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Mike Pompeo. Photo: picture alliance/Contributor/Getty Images

The Mexican government plans to travel to Washington, D.C. on Wednesday for an impromptu summit with the U.S. following President Trump's threat of aggressive, incremental tariffs on goods imported from Mexico, the Washington Post reports.

Details: On Friday, Mexican Foreign Minister Marcelo Ebrard announced on Twitter that he would lead his country's delegation, while Secretary of State Mike Pompeo is expected to represent the U.S. Trump will not be present for the meeting, with travel to Europe previously scheduled.

Why it matters: Stemming the surge of migrants crossing the U.S.-Mexico border has remained a consistent theme throughout Trump's political career, per the Post, and he has returned to the issue numerous times in an attempt to fire up his base. Whether the White House believes a fix can be found at next week's face-to-face remains to be seen.

Go deeper: Behind the scenes of Trump's Mexico tariff surprise

Go deeper

5 hours ago - World

Maximum pressure campaign escalates with Fakhrizadeh killing

Photo: Fars News Agency via AP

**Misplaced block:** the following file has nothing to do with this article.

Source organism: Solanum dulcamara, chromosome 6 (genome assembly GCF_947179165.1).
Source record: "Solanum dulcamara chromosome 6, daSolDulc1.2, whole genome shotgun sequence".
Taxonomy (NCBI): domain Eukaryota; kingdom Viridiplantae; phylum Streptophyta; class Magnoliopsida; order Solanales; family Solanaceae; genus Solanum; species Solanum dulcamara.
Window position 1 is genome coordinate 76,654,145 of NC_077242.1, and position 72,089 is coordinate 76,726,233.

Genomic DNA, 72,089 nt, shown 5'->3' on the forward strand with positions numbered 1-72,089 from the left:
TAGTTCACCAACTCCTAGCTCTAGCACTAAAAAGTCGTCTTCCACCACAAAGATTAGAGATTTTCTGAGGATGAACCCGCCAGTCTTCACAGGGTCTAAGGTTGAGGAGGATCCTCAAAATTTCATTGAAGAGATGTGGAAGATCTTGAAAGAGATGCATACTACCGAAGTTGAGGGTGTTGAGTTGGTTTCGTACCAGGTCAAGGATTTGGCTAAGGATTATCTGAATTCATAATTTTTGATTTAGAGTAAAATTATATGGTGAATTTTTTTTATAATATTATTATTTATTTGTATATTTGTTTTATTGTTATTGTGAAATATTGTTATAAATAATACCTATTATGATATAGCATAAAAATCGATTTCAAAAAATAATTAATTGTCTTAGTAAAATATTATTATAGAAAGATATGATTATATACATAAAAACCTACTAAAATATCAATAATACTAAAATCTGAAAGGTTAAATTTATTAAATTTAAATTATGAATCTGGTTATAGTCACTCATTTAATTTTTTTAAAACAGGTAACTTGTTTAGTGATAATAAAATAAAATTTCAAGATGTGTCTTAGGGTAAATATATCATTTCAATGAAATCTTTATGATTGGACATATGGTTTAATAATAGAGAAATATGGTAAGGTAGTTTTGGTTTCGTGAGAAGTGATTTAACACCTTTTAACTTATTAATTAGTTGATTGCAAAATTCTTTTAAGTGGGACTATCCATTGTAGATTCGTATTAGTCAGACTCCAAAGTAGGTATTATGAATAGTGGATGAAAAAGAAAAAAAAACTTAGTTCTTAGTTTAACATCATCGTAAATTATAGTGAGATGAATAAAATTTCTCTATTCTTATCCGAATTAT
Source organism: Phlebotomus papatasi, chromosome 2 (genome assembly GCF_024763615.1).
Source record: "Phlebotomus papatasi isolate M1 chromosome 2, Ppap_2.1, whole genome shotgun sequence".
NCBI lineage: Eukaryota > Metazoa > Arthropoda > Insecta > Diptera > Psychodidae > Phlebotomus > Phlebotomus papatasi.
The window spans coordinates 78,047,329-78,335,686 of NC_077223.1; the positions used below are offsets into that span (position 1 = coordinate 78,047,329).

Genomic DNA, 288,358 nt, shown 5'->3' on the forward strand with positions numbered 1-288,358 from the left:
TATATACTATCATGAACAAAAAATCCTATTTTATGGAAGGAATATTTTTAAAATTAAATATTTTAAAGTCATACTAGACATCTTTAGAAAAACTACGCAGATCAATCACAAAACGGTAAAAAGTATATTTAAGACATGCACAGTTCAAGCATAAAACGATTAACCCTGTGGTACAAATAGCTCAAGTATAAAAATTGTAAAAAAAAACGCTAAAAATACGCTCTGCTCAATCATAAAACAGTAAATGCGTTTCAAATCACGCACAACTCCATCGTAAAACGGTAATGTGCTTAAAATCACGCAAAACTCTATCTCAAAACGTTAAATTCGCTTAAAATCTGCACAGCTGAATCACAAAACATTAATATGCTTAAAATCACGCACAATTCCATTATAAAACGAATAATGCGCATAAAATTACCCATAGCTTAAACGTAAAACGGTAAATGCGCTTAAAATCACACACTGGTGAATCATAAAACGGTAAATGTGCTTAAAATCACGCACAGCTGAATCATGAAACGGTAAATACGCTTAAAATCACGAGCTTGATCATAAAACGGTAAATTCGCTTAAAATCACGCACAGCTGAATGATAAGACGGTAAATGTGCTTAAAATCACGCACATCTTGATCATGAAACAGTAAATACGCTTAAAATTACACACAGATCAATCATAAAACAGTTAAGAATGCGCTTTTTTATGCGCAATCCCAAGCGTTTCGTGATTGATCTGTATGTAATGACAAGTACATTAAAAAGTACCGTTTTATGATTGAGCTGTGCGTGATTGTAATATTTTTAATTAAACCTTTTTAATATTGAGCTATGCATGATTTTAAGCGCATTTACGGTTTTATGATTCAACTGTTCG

The assassination of Mohsen Fakhrizadeh, the architect of Iran’s military nuclear program, is a new height in the maximum pressure campaign led by the Trump administration and the Netanyahu government against Iran.

Why it matters: It exceeds the capture of the Iranian nuclear archives by the Mossad, and the sabotage in the advanced centrifuge facility in Natanz.

Scoop: Biden weighs retired General Lloyd Austin for Pentagon chief

Lloyd Austin testifying before Congress in 2015. Photo: Chip Somodevilla/Getty Images

Joe Biden is considering retired four-star General Lloyd Austin as his nominee for defense secretary, adding him to a shortlist that includes Jeh Johnson, Tammy Duckworth and Michele Flournoy, two sources with direct knowledge of the decision-making tell Axios.

Why it matters: A nominee for Pentagon chief was noticeably absent when the president-elect rolled out his national security team Tuesday. Flournoy had been widely seen as the likely pick, but Axios is told other factors — race, experience, Biden's comfort level — have come into play.

Updated 7 hours ago - Politics & Policy

Coronavirus dashboard

Illustration: Sarah Grillo/Axios

  1. Health: WHO: AstraZeneca vaccine must be evaluated on "more than a press release."
  2. Politics: Supreme Court backs religious groups on New York COVID restrictions.
  3. World: Thailand, Philippines sign deal with AstraZeneca for vaccine.
  4. Economy: Safety nets to disappear in December Black Friday shopping across the U.S., in photosAmazon hires 1,400 workers a day throughout pandemic.
  5. Education: National standardized tests delayed until 2022.